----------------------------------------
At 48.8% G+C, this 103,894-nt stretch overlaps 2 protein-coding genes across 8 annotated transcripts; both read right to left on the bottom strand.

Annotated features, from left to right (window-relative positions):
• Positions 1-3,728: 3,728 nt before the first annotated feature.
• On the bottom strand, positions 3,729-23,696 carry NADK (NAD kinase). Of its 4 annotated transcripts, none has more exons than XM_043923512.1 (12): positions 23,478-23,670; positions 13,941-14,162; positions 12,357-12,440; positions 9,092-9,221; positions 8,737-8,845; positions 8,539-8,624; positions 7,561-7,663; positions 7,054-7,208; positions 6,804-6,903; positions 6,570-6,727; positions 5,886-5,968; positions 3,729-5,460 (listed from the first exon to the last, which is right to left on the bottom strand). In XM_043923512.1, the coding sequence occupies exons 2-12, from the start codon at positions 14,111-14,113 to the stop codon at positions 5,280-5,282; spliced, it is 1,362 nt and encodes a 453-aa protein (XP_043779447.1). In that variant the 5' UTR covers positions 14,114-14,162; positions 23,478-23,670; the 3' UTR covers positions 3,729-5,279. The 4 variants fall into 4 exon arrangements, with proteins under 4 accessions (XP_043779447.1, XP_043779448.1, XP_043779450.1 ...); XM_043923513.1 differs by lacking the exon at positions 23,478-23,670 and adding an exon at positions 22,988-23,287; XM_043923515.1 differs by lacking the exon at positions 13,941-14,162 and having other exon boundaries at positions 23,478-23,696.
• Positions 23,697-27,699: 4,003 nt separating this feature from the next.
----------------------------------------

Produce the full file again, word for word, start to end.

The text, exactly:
At 48.8% G+C, this 103,894-nt stretch overlaps 2 protein-coding genes across 8 annotated transcripts; both read right to left on the bottom strand.

Annotated features, from left to right (window-relative positions):
• Positions 1-3,728: 3,728 nt before the first annotated feature.
• On the bottom strand, positions 3,729-23,696 carry NADK (NAD kinase). Of its 4 annotated transcripts, none has more exons than XM_043923512.1 (12): positions 23,478-23,670; positions 13,941-14,162; positions 12,357-12,440; positions 9,092-9,221; positions 8,737-8,845; positions 8,539-8,624; positions 7,561-7,663; positions 7,054-7,208; positions 6,804-6,903; positions 6,570-6,727; positions 5,886-5,968; positions 3,729-5,460 (listed from the first exon to the last, which is right to left on the bottom strand). In XM_043923512.1, the coding sequence occupies exons 2-12, from the start codon at positions 14,111-14,113 to the stop codon at positions 5,280-5,282; spliced, it is 1,362 nt and encodes a 453-aa protein (XP_043779447.1). In that variant the 5' UTR covers positions 14,114-14,162; positions 23,478-23,670; the 3' UTR covers positions 3,729-5,279. The 4 variants fall into 4 exon arrangements, with proteins under 4 accessions (XP_043779447.1, XP_043779448.1, XP_043779450.1 ...); XM_043923513.1 differs by lacking the exon at positions 23,478-23,670 and adding an exon at positions 22,988-23,287; XM_043923515.1 differs by lacking the exon at positions 13,941-14,162 and having other exon boundaries at positions 23,478-23,696.
• Positions 23,697-27,699: 4,003 nt separating this feature from the next.